The decision process is validated in the supplier ingredient process during our risk assessments, not just checking a box where one is present. This thought process and deep review are also applied to your finished product testing programs.

      Environmental Monitoring Programs – EMP

      A large part of a risk assessment is determining how a company developed its EMP program and whether it is robust enough to protect the company and brand name. Each EMP should evaluate the products manufactured, facility layout, equipment used, and hygienic design (does it fit the operation it is being used for), the facility's swabbing history, and, most importantly, site selection. Can the results tell a story to aid in the identification of the harborage or growth niche site and protect the company and brand?

      What is often missed in routine audits is a deeper dive into the tools needed for a properly implemented EMP. Examples include swabs or sponges used as the proper buffer that will neutralize the sanitizers your facility is using. If not, false negatives may occur in the data and greatly increase risk. Are the size areas sampled sufficient? Are the samples properly shipped to the lab within 24 to 72 hours refrigerated, not to exceed 7C, and not frozen. The amount of time spent shipping greatly depends on the buffer used in the sponges.

      Listeria and Salmonella are associated with cool, wet vs. dry processing environments, respectively. However, these pathogens have not taken micro courses like many of us. Many production facilities have a blend of both, and this is often not properly addressed in the EMP plan, which may be missed during a routine audit. The risk assessment will determine if both need to be in the testing program and at what ratio and frequency.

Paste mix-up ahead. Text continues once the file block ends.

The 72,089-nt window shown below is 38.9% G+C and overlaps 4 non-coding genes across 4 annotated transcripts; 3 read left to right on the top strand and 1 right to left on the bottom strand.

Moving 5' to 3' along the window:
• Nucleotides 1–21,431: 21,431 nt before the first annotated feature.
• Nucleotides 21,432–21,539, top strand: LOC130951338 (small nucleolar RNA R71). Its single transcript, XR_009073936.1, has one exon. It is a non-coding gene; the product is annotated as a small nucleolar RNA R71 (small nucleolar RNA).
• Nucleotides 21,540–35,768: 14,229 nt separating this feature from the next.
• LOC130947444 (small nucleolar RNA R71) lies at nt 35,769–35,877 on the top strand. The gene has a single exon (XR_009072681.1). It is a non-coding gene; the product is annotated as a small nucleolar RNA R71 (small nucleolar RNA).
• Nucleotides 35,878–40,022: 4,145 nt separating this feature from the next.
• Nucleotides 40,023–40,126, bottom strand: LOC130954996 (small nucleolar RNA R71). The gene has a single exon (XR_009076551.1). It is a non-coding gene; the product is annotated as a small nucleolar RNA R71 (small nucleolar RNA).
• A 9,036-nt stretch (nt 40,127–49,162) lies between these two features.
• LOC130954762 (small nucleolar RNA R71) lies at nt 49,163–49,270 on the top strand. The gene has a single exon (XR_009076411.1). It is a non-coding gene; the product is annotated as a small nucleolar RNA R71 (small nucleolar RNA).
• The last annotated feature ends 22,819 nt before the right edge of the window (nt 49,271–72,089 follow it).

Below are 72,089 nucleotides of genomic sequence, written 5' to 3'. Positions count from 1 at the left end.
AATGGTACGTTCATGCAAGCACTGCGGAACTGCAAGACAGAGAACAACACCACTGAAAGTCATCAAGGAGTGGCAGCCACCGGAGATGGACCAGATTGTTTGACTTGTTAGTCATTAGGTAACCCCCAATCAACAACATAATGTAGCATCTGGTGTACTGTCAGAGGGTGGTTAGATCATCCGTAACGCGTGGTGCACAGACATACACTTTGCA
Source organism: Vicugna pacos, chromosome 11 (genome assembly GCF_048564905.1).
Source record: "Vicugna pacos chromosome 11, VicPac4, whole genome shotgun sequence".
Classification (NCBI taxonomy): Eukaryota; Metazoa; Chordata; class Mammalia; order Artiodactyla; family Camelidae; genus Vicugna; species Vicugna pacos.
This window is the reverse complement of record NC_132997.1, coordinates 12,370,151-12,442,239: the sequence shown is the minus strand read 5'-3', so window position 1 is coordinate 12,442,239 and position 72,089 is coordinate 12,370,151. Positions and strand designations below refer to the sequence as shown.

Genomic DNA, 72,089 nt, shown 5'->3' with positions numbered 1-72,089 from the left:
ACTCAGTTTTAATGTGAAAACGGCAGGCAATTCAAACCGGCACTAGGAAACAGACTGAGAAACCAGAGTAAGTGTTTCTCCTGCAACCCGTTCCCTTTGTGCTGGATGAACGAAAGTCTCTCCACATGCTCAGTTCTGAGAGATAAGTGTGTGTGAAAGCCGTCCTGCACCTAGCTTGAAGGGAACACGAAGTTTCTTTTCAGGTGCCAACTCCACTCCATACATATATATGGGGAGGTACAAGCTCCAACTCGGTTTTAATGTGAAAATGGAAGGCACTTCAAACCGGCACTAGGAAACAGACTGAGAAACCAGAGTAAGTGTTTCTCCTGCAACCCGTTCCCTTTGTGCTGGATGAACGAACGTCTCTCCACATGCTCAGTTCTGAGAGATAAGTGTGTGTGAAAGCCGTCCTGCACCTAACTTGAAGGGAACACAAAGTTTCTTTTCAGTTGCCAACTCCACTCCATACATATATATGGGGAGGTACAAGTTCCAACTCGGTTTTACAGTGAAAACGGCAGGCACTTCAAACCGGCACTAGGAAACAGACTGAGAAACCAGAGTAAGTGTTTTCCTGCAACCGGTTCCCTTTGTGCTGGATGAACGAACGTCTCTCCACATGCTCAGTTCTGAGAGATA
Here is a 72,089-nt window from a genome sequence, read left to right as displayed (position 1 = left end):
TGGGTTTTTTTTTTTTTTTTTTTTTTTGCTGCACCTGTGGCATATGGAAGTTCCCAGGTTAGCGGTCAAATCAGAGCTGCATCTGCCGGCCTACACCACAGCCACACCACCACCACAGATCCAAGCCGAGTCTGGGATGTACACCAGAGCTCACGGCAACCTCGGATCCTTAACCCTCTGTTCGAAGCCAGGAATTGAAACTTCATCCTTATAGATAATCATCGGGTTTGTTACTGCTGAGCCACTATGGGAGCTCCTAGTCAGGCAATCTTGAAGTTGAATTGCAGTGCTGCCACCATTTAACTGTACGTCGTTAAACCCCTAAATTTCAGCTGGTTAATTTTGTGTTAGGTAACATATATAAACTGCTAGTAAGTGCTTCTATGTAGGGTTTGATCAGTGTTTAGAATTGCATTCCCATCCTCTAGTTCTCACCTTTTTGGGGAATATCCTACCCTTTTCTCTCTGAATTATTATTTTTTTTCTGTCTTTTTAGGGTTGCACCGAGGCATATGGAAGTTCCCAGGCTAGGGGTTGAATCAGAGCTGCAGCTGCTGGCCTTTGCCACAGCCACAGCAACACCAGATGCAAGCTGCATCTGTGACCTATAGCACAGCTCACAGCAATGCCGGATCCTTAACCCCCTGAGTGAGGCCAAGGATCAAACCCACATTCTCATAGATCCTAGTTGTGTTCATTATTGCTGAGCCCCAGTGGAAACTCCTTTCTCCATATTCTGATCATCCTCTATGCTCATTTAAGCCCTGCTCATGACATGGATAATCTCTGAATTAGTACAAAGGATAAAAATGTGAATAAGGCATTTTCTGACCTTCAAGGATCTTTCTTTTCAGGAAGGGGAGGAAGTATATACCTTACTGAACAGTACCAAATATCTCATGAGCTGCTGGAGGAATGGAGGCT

Shared and Altered Equipment

      Companies often make the mistake of adapting equipment that is suited for one purpose and using it for another. Equipment designed for a wet operation should not be reconfigured for a dry operation, and vice versa. The sanitation of 1000 will eventually fail, and pathogens will take up residence.

      A risk assessment will look at the sharing of equipment. Equipment shared between raw operations and equipment used after a lethal process poses a risk to the finished product. This is not an ideal practice, and if done, are there proper mitigation strategies applied and monitored to lower the risk? Are there shared washrooms for raw and finished products? How is the finished product protected, and are current practices sufficient? Recommendations for improvement will be made by addressing the concerns identified.


      The topics above are just a brief synopsis of how MXNS would conduct a deep dive into potential risks to your company. We want to specify that a food safety risk assessment is not a checklist.  Each risk area we identify will get these types of investigational approaches to understand the thought process and help in lowering the risk even further. It is a partnership, and deep thinking and discussions around the potential undisclosed risks are still to be addressed and eliminated. Discover how our consulting services and food risk assessments can help safeguard your company against unforeseen dangers.

      Similar Posts

      Stay Up-To-Date With the Latest Developments in the Food Industry

      Get the latest news on food safety and quality directly in your inbox.